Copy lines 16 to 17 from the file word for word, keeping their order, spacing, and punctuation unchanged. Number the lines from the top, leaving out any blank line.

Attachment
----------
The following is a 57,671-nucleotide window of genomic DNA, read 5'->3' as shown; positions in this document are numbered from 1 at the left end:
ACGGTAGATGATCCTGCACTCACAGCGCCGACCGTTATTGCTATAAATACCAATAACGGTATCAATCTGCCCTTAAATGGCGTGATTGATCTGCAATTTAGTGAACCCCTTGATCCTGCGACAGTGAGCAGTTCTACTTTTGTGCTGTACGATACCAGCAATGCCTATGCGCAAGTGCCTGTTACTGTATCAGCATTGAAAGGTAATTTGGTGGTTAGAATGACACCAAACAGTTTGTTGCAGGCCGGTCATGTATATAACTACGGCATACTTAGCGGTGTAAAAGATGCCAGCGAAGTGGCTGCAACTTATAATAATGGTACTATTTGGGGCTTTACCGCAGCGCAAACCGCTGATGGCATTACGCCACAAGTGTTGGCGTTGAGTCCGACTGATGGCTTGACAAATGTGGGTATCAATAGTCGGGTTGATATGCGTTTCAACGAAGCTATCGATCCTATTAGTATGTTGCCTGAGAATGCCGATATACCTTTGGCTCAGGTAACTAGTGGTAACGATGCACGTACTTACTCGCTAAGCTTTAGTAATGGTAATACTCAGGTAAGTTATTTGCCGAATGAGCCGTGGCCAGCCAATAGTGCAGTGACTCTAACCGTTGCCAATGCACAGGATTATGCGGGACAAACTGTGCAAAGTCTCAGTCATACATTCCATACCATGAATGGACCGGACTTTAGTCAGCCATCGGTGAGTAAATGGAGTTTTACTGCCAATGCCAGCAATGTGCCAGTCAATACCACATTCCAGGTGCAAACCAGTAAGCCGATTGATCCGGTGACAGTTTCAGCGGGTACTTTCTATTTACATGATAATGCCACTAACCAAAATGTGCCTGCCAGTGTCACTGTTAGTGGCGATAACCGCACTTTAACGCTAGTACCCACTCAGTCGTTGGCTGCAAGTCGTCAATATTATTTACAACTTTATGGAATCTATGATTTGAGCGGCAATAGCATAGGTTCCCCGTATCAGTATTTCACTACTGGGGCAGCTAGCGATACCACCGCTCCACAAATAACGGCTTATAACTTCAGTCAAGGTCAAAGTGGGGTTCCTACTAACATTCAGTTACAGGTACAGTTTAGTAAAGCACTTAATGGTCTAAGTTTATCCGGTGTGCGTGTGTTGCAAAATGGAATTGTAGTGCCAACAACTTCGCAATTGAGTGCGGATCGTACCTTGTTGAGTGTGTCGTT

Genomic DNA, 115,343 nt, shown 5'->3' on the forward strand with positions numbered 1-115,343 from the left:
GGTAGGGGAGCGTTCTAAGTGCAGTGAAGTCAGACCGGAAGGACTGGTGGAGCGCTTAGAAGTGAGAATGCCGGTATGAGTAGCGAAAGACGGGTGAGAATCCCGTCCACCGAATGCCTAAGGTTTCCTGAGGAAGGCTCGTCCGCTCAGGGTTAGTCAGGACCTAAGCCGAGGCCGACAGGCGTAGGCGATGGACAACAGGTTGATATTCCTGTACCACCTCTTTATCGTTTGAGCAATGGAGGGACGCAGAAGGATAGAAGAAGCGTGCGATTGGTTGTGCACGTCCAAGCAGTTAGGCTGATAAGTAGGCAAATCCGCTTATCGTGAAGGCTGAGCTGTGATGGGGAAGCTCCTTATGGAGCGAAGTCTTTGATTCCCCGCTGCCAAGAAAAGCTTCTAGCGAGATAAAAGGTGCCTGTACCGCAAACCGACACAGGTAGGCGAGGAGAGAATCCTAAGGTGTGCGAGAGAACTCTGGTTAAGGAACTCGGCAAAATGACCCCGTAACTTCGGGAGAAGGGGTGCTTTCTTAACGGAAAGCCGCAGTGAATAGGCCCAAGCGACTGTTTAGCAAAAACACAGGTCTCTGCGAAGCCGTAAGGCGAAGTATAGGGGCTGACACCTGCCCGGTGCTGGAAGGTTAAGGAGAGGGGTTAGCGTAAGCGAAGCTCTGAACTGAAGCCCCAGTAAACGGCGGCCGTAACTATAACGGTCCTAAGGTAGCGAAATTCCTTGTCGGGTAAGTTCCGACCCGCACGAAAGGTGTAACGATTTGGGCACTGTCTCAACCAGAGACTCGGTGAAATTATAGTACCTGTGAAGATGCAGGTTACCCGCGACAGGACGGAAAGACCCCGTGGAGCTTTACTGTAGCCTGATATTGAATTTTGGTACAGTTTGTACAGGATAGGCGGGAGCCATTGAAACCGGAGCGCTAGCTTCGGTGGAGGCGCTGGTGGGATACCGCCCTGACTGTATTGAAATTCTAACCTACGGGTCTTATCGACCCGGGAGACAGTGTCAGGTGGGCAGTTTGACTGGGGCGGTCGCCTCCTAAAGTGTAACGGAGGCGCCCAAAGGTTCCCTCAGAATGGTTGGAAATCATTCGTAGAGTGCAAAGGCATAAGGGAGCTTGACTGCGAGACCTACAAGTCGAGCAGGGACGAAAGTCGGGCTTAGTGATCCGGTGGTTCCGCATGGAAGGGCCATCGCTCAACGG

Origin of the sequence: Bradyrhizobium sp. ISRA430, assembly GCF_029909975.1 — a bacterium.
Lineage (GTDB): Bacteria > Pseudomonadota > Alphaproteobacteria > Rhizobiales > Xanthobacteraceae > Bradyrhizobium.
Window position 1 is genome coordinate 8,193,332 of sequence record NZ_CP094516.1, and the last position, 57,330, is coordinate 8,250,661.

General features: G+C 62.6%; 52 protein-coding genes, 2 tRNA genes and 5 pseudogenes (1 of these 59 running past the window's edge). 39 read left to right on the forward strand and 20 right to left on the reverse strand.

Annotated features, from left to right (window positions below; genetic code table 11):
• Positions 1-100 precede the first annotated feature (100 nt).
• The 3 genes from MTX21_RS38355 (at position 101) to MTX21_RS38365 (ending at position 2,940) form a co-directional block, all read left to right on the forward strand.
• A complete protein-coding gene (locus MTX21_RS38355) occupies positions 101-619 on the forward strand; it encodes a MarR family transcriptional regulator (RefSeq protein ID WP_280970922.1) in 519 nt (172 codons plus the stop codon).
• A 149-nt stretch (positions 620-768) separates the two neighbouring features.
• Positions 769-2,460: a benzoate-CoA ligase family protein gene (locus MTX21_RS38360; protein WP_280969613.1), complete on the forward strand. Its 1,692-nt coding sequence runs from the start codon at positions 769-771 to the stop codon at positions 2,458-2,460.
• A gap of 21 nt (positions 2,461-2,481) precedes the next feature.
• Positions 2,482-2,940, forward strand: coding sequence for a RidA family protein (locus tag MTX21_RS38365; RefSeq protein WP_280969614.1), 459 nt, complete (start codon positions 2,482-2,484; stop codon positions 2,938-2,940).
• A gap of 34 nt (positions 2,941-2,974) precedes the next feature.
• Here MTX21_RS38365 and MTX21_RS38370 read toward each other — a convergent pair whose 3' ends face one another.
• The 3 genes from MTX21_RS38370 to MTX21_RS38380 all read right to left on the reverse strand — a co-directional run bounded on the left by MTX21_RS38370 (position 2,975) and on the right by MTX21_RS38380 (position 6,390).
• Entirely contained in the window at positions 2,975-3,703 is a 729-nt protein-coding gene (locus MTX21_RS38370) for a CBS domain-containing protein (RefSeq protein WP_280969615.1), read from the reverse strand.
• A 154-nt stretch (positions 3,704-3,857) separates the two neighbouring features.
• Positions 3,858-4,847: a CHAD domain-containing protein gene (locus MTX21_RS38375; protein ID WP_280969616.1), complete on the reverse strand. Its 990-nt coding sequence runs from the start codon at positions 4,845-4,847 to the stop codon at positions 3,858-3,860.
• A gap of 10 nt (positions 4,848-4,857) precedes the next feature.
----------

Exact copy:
• Positions 2,482-2,940, forward strand: coding sequence for a RidA family protein (locus tag MTX21_RS38365; RefSeq protein WP_280969614.1), 459 nt, complete (start codon positions 2,482-2,484; stop codon positions 2,938-2,940).
• A gap of 34 nt (positions 2,941-2,974) precedes the next feature.